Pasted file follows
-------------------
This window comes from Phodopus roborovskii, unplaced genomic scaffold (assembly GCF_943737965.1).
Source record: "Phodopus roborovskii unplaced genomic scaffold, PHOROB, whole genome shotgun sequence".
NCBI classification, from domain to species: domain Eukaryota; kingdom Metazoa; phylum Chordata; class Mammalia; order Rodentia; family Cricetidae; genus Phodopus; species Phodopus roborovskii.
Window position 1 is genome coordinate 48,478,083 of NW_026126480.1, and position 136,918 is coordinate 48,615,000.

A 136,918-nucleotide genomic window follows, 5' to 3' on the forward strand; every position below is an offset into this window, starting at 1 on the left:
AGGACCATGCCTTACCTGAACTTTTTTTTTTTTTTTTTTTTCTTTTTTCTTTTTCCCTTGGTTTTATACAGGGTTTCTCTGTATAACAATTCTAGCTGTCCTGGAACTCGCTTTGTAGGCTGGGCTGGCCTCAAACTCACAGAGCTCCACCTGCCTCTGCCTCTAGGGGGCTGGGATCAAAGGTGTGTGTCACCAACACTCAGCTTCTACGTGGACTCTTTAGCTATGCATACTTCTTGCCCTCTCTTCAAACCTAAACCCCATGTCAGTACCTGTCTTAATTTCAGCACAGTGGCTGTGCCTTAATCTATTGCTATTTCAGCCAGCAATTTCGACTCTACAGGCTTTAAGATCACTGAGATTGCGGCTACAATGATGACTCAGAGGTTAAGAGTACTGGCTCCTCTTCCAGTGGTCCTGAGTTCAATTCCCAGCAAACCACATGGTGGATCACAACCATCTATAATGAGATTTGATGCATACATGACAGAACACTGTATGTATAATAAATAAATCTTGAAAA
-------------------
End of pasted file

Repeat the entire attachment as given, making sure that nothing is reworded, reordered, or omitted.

This window comes from Phodopus roborovskii, unplaced genomic scaffold (assembly GCF_943737965.1).
Source record: "Phodopus roborovskii unplaced genomic scaffold, PHOROB, whole genome shotgun sequence".
NCBI classification, from domain to species: domain Eukaryota; kingdom Metazoa; phylum Chordata; class Mammalia; order Rodentia; family Cricetidae; genus Phodopus; species Phodopus roborovskii.
Window position 1 is genome coordinate 48,478,083 of NW_026126480.1, and position 136,918 is coordinate 48,615,000.

A 136,918-nucleotide genomic window follows, 5' to 3' on the forward strand; every position below is an offset into this window, starting at 1 on the left:
AGGACCATGCCTTACCTGAACTTTTTTTTTTTTTTTTTTTTCTTTTTTCTTTTTCCCTTGGTTTTATACAGGGTTTCTCTGTATAACAATTCTAGCTGTCCTGGAACTCGCTTTGTAGGCTGGGCTGGCCTCAAACTCACAGAGCTCCACCTGCCTCTGCCTCTAGGGGGCTGGGATCAAAGGTGTGTGTCACCAACACTCAGCTTCTACGTGGACTCTTTAGCTATGCATACTTCTTGCCCTCTCTTCAAACCTAAACCCCATGTCAGTACCTGTCTTAATTTCAGCACAGTGGCTGTGCCTTAATCTATTGCTATTTCAGCCAGCAATTTCGACTCTACAGGCTTTAAGATCACTGAGATTGCGGCTACAATGATGACTCAGAGGTTAAGAGTACTGGCTCCTCTTCCAGTGGTCCTGAGTTCAATTCCCAGCAAACCACATGGTGGATCACAACCATCTATAATGAGATTTGATGCATACATGACAGAACACTGTATGTATAATAAATAAATCTTGAAAA